Project description:Various fluorescent probes have been developed to reveal the biological functions of intracellular labile Zn2+. Here, we present Green Zinc Probe (GZnP), a novel genetically encoded Zn2+ sensor design based on a single fluorescent protein (single-FP). The GZnP sensor is generated by attaching two zinc fingers (ZF) of the transcription factor Zap1 (ZF1 and ZF2) to the two ends of a circularly permuted green fluorescent protein (cpGFP). Formation of ZF folds induces interaction between the two ZFs, which induces a change in the cpGFP conformation, leading to an increase in fluorescence. A small sensor library is created to include mutations in the ZFs, cpGFP and linkers between ZF and cpGFP to improve signal stability, sensor brightness and dynamic range based on rational protein engineering, and computational design by Rosetta. Using a cell-based library screen, we identify sensor GZnP1, which demonstrates a stable maximum signal, decent brightness (QY = 0.42 at apo state), as well as specific and sensitive response to Zn2+ in HeLa cells (Fmax/Fmin = 2.6, Kd = 58 pM, pH 7.4). The subcellular localizing sensors mito-GZnP1 (in mitochondria matrix) and Lck-GZnP1 (on plasma membrane) display sensitivity to Zn2+ (Fmax/Fmin = 2.2). This sensor design provides freedom to be used in combination with other optical indicators and optogenetic tools for simultaneous imaging and advancing our understanding of cellular Zn2+ function.
Project description:Hydrogen peroxide is an important antimicrobial agent but is also crucially involved in redox signaling and pathogen-host cell interactions. As a basis for systematically investigating intracellular H2O2 dynamics and regulation in living malaria parasites, we established the genetically encoded fluorescent H2O2 sensors roGFP2-Orp1 and HyPer-3 in Plasmodium falciparum. Both ratiometric redox probes as well as the pH control SypHer were expressed in the cytosol of blood-stage parasites. Both redox sensors showed reproducible sensitivity towards H2O2 in the lower micromolar range in vitro and in the parasites. Due to the pH sensitivity of HyPer-3, we used parasites expressing roGFP2-Orp1 for evaluation of short-, medium-, and long-term effects of antimalarial drugs on H2O2 levels and detoxification in Plasmodium. None of the quinolines or artemisinins tested had detectable direct effects on the H2O2 homeostasis at pharmacologically relevant concentrations. However, pre-treatment of the cells with antimalarial drugs or heat shock led to a higher tolerance towards exogenous H2O2. The systematic evaluation and comparison of the two genetically encoded cytosolic H2O2 probes in malaria parasites provides a basis for studying parasite-host cell interactions or drug effects with spatio-temporal resolution while preserving cell integrity.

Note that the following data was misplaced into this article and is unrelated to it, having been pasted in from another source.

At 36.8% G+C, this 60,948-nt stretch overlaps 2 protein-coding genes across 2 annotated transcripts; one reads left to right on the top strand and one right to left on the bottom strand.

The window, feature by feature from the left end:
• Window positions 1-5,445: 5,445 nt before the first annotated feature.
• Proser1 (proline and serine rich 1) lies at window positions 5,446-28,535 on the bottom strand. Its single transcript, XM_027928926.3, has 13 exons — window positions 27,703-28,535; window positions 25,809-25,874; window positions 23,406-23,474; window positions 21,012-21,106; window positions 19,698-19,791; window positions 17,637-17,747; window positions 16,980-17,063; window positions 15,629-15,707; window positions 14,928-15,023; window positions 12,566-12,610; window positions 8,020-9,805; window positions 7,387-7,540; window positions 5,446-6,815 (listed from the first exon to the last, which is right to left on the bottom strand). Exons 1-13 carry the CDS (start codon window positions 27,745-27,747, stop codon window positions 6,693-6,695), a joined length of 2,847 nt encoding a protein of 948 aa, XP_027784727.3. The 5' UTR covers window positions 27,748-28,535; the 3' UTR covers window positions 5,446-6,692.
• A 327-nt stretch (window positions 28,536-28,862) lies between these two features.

Project description:Oxidative stress is a major challenge for all cells living in an oxygen-based world. Among reactive oxygen species, H2O2, is a well known toxic molecule and, nowadays, considered a specific component of several signalling pathways. In order to gain insight into the roles played by H2O2 in plant cells, it is necessary to have a reliable, specific and non-invasive methodology for its in vivo detection. Hence, the genetically encoded H2O2 sensor HyPer was expressed in plant cells in different subcellular compartments such as cytoplasm and peroxisomes. Moreover, with the use of the new green fluorescent protein (GFP)-based Cameleon Ca2+ indicator, D3cpv-KVK-SKL, targeted to peroxisomes, we demonstrated that the induction of cytoplasmic Ca2+ increase is followed by Ca2+ rise in the peroxisomal lumen. The analyses of HyPer fluorescence ratios were performed in leaf peroxisomes of tobacco and pre- and post-bolting Arabidopsis plants. These analyses allowed us to demonstrate that an intraperoxisomal Ca2+ rise in vivo stimulates catalase activity, increasing peroxisomal H2O2 scavenging efficiency.